the personification of oblivion, is called by Hesiod (Theogony of Hesiod 227) a daughter of Strife.
Lethe is one of the rivers of Hades. Drinking from the river Lethe caused complete forgetfulness. Some ancient Greeks believed that souls were made to drink from the river before being reincarnated, so they would not remember their past lives.
(ll. 211-225) And Night bare hateful Doom and black Fate and Death, and she bare Sleep and the tribe of Dreams. And again the goddess murky Night, though she lay with none, bare Blame and painful Woe, and the Hesperides who guard the rich, golden apples and the trees bearing fruit beyond glorious Ocean. Also she bare the Destinies and ruthless avenging Fates, Clotho and Lachesis and Atropos, who give men at their birth both evil and good to have, and they pursue the transgressions of men and of gods: and these goddesses never cease from their dread anger until they punish the sinner with a sore penalty. Also deadly Night bare Nemesis (Indignation) to afflict mortal men, and after her, Deceit and Friendship and hateful Age and hard-hearted Strife.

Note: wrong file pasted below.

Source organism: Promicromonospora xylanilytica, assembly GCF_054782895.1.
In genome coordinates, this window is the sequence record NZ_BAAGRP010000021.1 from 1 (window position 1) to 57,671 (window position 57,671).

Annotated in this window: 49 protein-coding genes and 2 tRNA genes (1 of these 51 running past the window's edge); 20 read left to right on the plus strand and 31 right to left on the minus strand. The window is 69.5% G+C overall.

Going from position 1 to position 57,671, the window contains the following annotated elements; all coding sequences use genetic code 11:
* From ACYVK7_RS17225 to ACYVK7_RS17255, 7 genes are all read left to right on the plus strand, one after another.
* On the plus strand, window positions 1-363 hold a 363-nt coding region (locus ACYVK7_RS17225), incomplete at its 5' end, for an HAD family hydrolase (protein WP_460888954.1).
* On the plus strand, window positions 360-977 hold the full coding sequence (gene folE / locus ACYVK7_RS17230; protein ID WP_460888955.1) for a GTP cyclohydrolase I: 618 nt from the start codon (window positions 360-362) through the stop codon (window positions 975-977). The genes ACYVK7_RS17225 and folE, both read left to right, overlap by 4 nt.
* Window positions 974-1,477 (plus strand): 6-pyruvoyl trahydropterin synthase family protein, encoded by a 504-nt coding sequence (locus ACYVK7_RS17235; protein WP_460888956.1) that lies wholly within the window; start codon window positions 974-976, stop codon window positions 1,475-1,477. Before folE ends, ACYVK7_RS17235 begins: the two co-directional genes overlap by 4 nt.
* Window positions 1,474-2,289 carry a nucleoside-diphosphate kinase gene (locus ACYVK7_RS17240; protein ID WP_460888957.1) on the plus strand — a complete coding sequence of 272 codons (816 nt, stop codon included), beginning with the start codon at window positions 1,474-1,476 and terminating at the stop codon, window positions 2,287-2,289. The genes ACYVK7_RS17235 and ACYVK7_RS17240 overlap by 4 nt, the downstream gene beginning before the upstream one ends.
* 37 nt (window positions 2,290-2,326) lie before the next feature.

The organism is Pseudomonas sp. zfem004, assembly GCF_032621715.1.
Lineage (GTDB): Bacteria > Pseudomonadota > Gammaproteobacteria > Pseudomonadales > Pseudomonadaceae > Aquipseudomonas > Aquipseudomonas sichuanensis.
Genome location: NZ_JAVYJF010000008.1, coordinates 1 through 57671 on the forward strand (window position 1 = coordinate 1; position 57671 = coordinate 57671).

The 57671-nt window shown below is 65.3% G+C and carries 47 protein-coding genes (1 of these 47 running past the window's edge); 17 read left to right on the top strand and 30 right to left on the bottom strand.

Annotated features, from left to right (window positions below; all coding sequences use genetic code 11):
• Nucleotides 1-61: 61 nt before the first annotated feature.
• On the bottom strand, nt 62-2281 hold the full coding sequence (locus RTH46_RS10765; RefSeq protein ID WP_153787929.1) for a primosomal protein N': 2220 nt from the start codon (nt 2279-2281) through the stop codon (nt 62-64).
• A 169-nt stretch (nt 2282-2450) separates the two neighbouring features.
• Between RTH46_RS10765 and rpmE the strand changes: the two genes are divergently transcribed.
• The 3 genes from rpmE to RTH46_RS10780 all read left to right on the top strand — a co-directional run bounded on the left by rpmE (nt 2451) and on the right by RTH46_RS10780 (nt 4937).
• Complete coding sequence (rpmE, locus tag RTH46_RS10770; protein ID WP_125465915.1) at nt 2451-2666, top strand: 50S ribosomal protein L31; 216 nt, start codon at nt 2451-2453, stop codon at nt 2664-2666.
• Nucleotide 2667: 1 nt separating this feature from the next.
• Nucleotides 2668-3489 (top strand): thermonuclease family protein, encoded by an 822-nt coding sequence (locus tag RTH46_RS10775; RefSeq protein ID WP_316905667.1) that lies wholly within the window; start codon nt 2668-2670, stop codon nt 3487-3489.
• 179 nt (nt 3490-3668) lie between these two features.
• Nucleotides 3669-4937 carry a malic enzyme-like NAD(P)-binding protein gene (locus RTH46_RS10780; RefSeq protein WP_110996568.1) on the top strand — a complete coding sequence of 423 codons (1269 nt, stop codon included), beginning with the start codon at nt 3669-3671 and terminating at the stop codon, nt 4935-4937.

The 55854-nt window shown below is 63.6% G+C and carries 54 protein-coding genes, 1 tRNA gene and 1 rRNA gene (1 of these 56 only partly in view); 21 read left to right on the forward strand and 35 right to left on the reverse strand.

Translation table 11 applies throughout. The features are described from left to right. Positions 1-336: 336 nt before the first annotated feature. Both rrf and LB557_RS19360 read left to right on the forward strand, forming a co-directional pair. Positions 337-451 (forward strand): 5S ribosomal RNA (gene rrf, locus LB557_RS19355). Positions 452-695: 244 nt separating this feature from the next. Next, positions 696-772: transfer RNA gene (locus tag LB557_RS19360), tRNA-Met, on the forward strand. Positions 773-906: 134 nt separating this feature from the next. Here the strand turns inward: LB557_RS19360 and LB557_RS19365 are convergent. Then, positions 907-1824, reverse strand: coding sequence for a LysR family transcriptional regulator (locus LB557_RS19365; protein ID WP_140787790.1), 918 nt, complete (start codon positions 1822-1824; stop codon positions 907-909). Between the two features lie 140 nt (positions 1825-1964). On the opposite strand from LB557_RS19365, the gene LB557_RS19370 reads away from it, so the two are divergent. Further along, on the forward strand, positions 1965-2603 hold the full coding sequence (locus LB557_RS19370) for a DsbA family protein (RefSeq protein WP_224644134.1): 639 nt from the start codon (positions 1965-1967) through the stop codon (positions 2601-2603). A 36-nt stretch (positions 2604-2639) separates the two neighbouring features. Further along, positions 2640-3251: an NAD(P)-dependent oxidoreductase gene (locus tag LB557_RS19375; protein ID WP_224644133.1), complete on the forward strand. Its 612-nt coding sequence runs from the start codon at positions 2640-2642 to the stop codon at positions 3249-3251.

(ll. 226-232) But abhorred Strife bare painful Toil and Forgetfulness and Famine and tearful Sorrows, Fightings also, Battles, Murders, Manslaughters, Quarrels, Lying Words, Disputes, Lawlessness and Ruin, all of one nature, and Oath who most troubles men upon earth when anyone wilfully swears a false oath.
Lethe was also a naiad, the daughter of Eris ('Strife' in
Hesiod's Theogony). The naiad Lethe is probably a separate
personification of forgetfulness rather than a reference to the
river which bears her name.